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The transnational body of a female spy: negotiating alternatives in Tehran (Kan 11, 2020 - )

Research output: Contribution to conference - Without ISBN/ISSN Conference paperpeer-review

Published
Publication date7/04/2021
<mark>Original language</mark>English
EventBAFTSS Annual Conference: : Time and the Body in Film, TV and Screen Studies - University of Southampton Centre for International Film Research (CIFR), Southampton, United Kingdom
Duration: 7/04/20219/04/2021
Conference number: 9
https://www.baftss.org/conf-2021

Conference

ConferenceBAFTSS Annual Conference:
CountryUnited Kingdom
CitySouthampton
Period7/04/219/04/21
Internet address

Abstract

The 21st century has seen a meaningful rejuvenation of the political thriller genre and ‘spy narratives’ informed by the aftermath of 9/11 and the new landscape of film and television production, dominated by global streaming platforms. These new political thrillers are marked by interconnectivity and transnationalism, both in their content and production contexts, by greater emphasis on contemporary geo-political concerns, and by seemingly new gender politics, subverting the hitherto masculine typification of the genre.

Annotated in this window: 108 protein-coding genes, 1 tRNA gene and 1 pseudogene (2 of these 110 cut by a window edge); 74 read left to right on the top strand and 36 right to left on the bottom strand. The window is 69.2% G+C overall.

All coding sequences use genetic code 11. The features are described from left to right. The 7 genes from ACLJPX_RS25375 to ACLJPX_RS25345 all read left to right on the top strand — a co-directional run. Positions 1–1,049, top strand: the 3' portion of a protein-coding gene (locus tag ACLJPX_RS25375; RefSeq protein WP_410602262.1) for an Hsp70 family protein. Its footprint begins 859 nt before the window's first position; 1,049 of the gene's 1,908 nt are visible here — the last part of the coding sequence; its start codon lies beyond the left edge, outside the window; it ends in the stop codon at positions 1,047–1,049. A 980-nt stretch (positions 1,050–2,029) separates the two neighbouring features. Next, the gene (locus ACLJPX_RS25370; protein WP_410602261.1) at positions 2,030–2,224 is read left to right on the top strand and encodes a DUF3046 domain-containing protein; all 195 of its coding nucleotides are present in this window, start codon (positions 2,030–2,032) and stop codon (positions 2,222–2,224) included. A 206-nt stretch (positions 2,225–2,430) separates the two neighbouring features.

The new Israeli drama series Tehran (Kan 11, 2020 - ) that was bought recently by Apple TV, shares much of these characteristics and joins a secession of recent Israeli espionage thrillers that have been picked up by global streaming platforms and seen international success and critical acclaim; Fauda (2015-2020) being the most prominent example.
However, as this paper will seek to show, Tehran has taken the genre into new grounds of transnational exchange, primarily through its main protagonist - the undercover female Israeli agent Tamar. Focusing on the transnational body of the female spy, our paper situates the character of Tamar in the wider context of what Tasker has termed “the postfeminist female spy”, and moves to examine the ways in which her particular positionality as a first generation Israeli of Iranian heritage, sent to Iran on an undercover military mission, serves as a linchpin to the series’ overall exploration of contemporary Israeli-Iranian geo-political relations. The series, we would argue, subverts to a degree both the respective
national narratives and dominant representations by creating imaginary brief spaces of longing to renegotiate the past and for different futures.